being in conformity with one's conscience; just.
Origin of conscionable
1540–50; conscion-Related formscon·scion·a·ble·ness, nouncon·scion·a·bly, adverb
(back formation from conscions,
variant of conscience
, the final -s
taken for plural sign) + -able
Based on the Random House Unabridged Dictionary, © Random House, Inc. 2019
Related Words for conscionableprecise
Examples from the Web for conscionable
Historical Examples of conscionable
Be conscionable and faithful in performing all the labour and duty of a servant.
Conscionable practising what you know, is an excellent help to understanding, John xii.
Come, come, thou must be conscionable; great and secret service may deserve both this and a better thing.
And hereby it hath dolefully hindered the gospel, while the persecutors have silenced many worthy, conscionable preachers of it.
British Dictionary definitions for conscionable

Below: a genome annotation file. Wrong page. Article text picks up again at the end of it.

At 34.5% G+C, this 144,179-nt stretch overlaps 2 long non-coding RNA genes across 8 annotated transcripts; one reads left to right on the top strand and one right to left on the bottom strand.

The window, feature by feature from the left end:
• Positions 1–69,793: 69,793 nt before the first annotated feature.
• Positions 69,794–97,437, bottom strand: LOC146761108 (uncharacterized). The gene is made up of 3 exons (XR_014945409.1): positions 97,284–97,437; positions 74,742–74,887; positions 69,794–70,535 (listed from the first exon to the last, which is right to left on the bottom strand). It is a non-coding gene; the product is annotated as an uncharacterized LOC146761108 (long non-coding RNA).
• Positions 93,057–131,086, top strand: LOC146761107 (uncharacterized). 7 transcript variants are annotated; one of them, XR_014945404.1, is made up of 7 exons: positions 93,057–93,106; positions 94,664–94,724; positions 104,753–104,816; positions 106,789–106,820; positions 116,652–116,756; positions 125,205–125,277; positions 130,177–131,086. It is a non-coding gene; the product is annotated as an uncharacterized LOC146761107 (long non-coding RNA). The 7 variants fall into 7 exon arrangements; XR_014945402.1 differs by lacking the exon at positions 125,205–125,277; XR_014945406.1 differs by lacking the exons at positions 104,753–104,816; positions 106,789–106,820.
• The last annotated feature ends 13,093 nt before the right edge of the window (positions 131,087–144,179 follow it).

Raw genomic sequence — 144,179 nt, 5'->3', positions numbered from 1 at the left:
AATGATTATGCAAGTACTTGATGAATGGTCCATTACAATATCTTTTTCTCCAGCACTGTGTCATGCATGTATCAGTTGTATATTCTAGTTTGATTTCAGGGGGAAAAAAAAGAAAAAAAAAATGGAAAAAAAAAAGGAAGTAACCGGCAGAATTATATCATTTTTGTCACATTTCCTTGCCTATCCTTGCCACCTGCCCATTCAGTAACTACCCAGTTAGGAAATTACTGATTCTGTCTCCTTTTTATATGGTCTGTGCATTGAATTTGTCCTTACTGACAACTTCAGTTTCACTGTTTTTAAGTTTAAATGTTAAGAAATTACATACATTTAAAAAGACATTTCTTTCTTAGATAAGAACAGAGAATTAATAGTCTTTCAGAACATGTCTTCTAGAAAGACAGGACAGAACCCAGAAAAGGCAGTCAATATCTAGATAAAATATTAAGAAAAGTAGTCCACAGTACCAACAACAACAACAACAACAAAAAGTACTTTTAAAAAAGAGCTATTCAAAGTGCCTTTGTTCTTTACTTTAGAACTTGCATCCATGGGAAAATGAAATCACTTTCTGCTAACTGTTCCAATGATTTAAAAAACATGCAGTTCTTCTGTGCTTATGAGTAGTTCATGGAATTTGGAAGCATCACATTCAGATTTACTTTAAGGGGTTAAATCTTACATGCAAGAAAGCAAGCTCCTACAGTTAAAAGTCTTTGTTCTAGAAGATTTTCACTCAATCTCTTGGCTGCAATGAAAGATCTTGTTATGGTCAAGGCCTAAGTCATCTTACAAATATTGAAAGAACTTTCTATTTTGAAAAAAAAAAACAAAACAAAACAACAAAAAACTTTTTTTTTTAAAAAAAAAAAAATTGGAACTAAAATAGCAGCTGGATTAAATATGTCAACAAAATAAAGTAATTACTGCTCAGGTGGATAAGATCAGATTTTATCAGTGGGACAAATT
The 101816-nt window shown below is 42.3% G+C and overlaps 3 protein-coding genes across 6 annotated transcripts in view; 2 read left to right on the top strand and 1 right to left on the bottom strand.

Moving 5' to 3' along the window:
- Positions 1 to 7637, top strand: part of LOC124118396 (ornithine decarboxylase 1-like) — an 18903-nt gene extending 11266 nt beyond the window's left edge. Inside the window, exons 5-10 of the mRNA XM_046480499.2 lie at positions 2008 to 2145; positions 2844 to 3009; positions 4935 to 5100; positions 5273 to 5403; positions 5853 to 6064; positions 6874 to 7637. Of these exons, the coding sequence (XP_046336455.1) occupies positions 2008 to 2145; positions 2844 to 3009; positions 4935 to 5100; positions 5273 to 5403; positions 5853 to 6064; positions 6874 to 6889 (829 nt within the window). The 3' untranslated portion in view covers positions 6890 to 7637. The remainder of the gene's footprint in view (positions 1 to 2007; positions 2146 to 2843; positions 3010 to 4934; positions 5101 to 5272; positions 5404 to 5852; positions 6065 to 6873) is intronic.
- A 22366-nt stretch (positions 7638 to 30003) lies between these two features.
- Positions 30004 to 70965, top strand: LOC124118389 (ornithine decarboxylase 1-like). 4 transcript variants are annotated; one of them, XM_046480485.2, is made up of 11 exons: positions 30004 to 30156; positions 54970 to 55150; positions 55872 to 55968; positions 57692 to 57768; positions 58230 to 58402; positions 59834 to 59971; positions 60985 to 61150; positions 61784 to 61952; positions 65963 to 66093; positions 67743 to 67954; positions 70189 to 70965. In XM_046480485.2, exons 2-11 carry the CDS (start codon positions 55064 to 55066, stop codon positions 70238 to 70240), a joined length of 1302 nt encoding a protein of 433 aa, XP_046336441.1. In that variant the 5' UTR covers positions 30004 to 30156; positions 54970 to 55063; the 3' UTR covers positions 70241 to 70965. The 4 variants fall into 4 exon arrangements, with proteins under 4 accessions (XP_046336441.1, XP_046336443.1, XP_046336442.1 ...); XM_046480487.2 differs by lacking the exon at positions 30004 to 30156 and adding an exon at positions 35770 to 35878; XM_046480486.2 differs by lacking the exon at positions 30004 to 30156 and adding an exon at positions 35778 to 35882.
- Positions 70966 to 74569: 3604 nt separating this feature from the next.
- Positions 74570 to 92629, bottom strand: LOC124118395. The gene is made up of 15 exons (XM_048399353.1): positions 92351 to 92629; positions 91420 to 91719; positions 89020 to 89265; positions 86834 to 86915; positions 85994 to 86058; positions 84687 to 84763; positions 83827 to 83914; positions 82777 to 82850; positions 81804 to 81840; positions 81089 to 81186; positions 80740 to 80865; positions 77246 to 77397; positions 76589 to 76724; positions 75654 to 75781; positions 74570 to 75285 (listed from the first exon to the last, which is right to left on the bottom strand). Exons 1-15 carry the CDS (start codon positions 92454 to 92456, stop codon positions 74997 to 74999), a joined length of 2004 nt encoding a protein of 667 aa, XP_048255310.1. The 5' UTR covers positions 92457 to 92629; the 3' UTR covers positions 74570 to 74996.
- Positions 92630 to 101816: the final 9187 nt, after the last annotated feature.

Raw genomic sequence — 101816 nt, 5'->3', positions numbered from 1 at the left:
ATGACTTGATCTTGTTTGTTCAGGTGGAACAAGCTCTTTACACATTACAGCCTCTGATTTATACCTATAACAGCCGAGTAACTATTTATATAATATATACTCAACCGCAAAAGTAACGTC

Derived Formsconscionableness, nounconscionably, adverb
obsolete acceptable to one's conscience
Word Origin for conscionable
C16: from conscions, obsolete form of conscience
Collins English Dictionary - Complete & Unabridged 2012 Digital Edition
© William Collins Sons & Co. Ltd. 1979, 1986 © HarperCollins
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Word Origin and History for conscionable
1540s, from conscioned "having a conscience" (from conscience) + -able; obsolete from early 18c. but fossilized in its negative, unconscionable.
Online Etymology Dictionary, © 2010 Douglas Harper